Whenever we hear the word culture, we should reach for our scalpels. We will get nowhere if we fail to dissect, divide, discriminate: cultures, not culture. This is particularly true for Europeans. It may be plausible for Americans, inheritors of a continent and a culture which have remained united for two centuries, to think singular. But an inhabitant of any European nation is fooling himself if he talks about European culture as anything but irredeemably plural, an enormous pond muddied by closely related clumps of frogspawn. And if, in considering the condition of our culture, we sidle up to that related question, so alluring in its melancholy, of the death of the European past, then we must ask whose past, and which bits of it are dead or dying?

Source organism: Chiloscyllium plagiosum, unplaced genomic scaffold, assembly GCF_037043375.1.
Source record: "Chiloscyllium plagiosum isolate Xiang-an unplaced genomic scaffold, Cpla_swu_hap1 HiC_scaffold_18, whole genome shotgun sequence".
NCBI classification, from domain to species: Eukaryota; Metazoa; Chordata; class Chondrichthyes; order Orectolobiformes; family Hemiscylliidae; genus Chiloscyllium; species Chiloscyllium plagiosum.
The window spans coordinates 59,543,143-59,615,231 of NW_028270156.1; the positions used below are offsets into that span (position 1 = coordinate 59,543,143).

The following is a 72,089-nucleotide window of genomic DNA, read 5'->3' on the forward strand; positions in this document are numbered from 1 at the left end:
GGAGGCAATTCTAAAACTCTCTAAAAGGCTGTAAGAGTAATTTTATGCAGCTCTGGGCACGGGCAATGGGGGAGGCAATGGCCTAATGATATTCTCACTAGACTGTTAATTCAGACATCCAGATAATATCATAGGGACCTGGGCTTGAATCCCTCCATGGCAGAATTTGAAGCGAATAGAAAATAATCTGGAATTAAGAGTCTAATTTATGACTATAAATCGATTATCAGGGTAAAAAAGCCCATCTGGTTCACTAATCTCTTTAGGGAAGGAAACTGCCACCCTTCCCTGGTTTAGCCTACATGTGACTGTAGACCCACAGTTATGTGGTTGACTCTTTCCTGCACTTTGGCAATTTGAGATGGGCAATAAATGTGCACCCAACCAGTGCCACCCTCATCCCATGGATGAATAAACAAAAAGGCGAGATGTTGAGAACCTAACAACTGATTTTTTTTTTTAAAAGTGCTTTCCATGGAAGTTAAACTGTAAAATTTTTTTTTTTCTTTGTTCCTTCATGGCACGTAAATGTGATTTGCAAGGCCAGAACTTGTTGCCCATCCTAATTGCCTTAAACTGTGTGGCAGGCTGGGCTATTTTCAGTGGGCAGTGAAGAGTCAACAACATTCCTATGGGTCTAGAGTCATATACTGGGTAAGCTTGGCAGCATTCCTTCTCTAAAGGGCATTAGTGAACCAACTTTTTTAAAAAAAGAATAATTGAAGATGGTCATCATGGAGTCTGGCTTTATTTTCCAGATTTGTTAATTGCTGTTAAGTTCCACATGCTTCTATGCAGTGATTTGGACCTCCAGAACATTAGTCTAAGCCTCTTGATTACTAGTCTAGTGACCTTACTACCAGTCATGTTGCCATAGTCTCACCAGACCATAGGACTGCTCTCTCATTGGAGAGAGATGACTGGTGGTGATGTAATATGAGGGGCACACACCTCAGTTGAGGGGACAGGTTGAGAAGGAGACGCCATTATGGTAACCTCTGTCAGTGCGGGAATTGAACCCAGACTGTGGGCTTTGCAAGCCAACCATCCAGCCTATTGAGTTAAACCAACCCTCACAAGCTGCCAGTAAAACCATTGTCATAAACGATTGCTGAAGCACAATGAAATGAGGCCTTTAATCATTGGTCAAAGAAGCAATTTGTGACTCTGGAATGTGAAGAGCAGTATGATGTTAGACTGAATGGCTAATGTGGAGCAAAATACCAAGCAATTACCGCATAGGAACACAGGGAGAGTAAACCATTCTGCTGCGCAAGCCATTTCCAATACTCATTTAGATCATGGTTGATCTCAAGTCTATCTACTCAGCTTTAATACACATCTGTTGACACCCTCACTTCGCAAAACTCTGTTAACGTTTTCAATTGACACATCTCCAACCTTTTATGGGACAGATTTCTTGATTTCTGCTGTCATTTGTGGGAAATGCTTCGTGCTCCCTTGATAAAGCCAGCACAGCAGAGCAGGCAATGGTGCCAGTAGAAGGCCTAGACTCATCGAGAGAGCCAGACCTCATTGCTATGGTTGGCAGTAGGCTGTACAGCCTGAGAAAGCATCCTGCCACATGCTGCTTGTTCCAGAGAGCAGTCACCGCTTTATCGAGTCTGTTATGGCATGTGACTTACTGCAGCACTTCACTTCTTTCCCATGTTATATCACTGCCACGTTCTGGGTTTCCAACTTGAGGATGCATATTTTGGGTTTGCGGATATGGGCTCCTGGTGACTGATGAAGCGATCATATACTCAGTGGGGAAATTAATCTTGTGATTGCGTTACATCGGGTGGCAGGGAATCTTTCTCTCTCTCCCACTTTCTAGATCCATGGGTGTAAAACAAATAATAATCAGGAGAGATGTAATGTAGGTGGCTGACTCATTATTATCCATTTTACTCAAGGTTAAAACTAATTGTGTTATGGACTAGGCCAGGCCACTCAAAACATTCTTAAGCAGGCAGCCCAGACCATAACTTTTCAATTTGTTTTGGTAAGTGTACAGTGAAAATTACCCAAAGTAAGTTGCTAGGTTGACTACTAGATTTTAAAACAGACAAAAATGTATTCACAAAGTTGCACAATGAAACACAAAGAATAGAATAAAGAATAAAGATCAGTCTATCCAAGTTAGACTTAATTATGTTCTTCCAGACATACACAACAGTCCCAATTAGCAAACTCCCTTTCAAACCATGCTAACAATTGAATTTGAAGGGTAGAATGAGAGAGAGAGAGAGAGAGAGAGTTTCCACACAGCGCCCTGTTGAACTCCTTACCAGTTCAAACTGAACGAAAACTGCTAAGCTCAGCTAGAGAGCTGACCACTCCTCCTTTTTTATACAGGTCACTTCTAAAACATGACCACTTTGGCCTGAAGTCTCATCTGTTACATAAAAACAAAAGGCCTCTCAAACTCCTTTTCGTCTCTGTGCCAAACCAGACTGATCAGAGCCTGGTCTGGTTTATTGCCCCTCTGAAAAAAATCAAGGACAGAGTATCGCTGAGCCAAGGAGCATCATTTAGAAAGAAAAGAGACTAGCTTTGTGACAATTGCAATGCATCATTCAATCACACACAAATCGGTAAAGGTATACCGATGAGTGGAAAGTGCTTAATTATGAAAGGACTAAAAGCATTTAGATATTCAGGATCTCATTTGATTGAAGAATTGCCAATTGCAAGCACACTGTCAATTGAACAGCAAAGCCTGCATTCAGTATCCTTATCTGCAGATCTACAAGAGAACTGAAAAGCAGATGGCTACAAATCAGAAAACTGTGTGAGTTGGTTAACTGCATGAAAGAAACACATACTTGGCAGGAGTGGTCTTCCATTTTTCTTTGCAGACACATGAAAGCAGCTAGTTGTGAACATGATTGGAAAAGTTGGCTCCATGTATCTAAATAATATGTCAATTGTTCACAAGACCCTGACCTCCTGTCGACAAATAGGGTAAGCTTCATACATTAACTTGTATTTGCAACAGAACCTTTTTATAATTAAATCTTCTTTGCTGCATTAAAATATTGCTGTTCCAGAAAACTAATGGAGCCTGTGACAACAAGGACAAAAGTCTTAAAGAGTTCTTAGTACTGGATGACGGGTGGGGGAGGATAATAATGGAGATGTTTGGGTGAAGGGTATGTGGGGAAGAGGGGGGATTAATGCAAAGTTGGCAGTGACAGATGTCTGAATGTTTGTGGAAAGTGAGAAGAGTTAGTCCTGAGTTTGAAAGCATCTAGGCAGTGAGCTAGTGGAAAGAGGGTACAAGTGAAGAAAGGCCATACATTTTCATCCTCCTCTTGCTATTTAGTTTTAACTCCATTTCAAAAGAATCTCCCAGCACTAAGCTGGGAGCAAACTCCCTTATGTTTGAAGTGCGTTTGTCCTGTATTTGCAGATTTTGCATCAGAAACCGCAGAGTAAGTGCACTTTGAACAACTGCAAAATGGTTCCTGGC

When people venture into these boggy regions, I think there are at least four distinct but overlapping kinds of loss or threatened loss that they would like to talk about. For convenience,...

 

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